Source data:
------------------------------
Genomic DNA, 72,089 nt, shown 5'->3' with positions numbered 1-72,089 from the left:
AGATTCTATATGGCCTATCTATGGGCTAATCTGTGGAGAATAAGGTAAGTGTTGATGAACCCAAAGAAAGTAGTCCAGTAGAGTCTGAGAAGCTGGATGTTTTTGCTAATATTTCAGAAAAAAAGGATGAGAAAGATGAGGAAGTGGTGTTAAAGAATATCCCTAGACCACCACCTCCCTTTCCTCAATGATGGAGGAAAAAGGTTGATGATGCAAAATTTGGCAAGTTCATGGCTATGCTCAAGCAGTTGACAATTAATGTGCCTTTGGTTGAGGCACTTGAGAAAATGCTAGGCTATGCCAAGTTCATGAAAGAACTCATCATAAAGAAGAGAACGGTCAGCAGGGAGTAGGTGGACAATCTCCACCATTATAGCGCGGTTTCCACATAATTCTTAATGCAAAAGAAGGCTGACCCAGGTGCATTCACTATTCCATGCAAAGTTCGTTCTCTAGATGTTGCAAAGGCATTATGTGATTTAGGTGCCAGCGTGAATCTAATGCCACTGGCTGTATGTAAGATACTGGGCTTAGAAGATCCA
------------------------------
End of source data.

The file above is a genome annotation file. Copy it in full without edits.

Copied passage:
Genomic DNA, 72,089 nt, shown 5'->3' with positions numbered 1-72,089 from the left:
AGATTCTATATGGCCTATCTATGGGCTAATCTGTGGAGAATAAGGTAAGTGTTGATGAACCCAAAGAAAGTAGTCCAGTAGAGTCTGAGAAGCTGGATGTTTTTGCTAATATTTCAGAAAAAAAGGATGAGAAAGATGAGGAAGTGGTGTTAAAGAATATCCCTAGACCACCACCTCCCTTTCCTCAATGATGGAGGAAAAAGGTTGATGATGCAAAATTTGGCAAGTTCATGGCTATGCTCAAGCAGTTGACAATTAATGTGCCTTTGGTTGAGGCACTTGAGAAAATGCTAGGCTATGCCAAGTTCATGAAAGAACTCATCATAAAGAAGAGAACGGTCAGCAGGGAGTAGGTGGACAATCTCCACCATTATAGCGCGGTTTCCACATAATTCTTAATGCAAAAGAAGGCTGACCCAGGTGCATTCACTATTCCATGCAAAGTTCGTTCTCTAGATGTTGCAAAGGCATTATGTGATTTAGGTGCCAGCGTGAATCTAATGCCACTGGCTGTATGTAAGATACTGGGCTTAGAAGATCCA